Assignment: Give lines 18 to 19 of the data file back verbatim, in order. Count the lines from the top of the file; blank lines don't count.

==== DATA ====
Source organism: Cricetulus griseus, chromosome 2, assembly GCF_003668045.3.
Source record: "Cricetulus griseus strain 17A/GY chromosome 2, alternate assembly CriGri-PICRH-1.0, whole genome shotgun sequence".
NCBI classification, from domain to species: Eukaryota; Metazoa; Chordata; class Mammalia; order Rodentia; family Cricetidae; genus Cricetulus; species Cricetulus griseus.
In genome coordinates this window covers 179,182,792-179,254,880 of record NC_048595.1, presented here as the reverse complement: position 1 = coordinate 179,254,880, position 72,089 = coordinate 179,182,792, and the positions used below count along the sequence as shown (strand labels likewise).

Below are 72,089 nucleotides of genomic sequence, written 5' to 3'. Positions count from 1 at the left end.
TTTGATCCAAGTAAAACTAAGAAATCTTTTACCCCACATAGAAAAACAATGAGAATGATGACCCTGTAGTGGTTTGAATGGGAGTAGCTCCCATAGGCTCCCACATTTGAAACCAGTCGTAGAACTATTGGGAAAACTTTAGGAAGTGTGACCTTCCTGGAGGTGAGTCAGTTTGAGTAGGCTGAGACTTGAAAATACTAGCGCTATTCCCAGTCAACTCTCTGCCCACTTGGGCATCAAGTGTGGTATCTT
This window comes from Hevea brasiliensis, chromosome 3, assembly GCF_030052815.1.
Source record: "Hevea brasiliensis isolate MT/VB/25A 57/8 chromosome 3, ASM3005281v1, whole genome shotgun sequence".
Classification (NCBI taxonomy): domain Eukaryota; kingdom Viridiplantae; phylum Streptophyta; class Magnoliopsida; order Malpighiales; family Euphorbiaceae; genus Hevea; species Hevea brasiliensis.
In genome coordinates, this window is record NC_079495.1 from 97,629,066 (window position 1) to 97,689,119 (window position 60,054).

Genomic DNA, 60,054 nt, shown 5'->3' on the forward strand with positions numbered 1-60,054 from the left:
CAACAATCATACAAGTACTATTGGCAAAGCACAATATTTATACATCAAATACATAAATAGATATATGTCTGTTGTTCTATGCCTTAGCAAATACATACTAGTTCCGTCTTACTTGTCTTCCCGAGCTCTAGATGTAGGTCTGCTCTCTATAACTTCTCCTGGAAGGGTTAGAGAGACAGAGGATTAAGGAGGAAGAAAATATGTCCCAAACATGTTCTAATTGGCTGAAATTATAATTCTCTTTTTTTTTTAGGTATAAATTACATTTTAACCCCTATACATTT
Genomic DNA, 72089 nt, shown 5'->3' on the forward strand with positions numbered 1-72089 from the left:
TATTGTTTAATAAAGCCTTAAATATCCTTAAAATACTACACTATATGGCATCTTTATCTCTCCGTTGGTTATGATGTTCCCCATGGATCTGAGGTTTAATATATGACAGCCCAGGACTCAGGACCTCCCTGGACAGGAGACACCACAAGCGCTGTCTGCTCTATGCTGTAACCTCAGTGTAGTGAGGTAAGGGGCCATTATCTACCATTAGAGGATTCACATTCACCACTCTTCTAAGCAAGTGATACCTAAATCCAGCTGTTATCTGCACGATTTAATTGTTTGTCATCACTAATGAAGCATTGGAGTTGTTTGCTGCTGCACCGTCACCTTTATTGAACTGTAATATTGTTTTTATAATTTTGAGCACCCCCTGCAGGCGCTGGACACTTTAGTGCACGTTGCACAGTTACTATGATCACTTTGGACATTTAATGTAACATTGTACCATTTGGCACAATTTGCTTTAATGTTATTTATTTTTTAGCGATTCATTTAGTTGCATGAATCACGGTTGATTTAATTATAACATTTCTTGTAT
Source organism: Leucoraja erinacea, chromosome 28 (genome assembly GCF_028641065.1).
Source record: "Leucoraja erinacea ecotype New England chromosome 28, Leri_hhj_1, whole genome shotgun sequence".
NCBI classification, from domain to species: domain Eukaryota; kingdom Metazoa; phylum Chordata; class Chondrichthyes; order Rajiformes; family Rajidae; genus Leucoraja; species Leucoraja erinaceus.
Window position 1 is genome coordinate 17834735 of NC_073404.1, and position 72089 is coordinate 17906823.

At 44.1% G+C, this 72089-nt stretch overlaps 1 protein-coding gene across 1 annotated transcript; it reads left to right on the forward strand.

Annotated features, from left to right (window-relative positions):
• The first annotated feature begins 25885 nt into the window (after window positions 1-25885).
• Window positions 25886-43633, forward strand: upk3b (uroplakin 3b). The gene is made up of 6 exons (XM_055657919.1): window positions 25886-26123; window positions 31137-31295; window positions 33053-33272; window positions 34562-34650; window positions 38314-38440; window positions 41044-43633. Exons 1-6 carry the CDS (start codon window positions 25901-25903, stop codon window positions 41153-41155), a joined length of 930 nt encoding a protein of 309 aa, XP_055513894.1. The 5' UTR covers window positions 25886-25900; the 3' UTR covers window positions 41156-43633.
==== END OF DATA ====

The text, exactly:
Window position 1 is genome coordinate 17834735 of NC_073404.1, and position 72089 is coordinate 17906823.

At 44.1% G+C, this 72089-nt stretch overlaps 1 protein-coding gene across 1 annotated transcript; it reads left to right on the forward strand.